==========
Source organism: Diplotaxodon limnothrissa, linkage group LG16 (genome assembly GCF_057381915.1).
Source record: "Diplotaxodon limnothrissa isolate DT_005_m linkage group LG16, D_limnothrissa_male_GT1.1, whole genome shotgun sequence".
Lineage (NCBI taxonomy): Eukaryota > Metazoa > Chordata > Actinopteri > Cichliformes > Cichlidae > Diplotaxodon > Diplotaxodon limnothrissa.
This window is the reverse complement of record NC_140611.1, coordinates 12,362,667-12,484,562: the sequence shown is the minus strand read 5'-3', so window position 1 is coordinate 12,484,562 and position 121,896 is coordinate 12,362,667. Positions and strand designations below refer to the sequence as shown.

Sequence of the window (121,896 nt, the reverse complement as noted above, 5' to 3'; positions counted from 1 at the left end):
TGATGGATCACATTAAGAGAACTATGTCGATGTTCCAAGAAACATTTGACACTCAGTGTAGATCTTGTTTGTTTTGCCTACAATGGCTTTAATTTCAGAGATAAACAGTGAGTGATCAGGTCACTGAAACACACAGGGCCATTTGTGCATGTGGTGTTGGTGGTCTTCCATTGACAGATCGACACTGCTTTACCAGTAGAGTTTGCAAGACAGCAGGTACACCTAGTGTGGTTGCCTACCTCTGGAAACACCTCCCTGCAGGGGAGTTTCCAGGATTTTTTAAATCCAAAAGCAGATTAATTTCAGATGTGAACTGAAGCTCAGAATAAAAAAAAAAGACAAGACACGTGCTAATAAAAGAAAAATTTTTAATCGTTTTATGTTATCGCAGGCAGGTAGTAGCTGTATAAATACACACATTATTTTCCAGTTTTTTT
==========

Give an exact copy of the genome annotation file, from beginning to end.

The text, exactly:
Source organism: Diplotaxodon limnothrissa, linkage group LG16 (genome assembly GCF_057381915.1).
Source record: "Diplotaxodon limnothrissa isolate DT_005_m linkage group LG16, D_limnothrissa_male_GT1.1, whole genome shotgun sequence".
Lineage (NCBI taxonomy): Eukaryota > Metazoa > Chordata > Actinopteri > Cichliformes > Cichlidae > Diplotaxodon > Diplotaxodon limnothrissa.
This window is the reverse complement of record NC_140611.1, coordinates 12,362,667-12,484,562: the sequence shown is the minus strand read 5'-3', so window position 1 is coordinate 12,484,562 and position 121,896 is coordinate 12,362,667. Positions and strand designations below refer to the sequence as shown.

Sequence of the window (121,896 nt, the reverse complement as noted above, 5' to 3'; positions counted from 1 at the left end):
TGATGGATCACATTAAGAGAACTATGTCGATGTTCCAAGAAACATTTGACACTCAGTGTAGATCTTGTTTGTTTTGCCTACAATGGCTTTAATTTCAGAGATAAACAGTGAGTGATCAGGTCACTGAAACACACAGGGCCATTTGTGCATGTGGTGTTGGTGGTCTTCCATTGACAGATCGACACTGCTTTACCAGTAGAGTTTGCAAGACAGCAGGTACACCTAGTGTGGTTGCCTACCTCTGGAAACACCTCCCTGCAGGGGAGTTTCCAGGATTTTTTAAATCCAAAAGCAGATTAATTTCAGATGTGAACTGAAGCTCAGAATAAAAAAAAAAGACAAGACACGTGCTAATAAAAGAAAAATTTTTAATCGTTTTATGTTATCGCAGGCAGGTAGTAGCTGTATAAATACACACATTATTTTCCAGTTTTTTT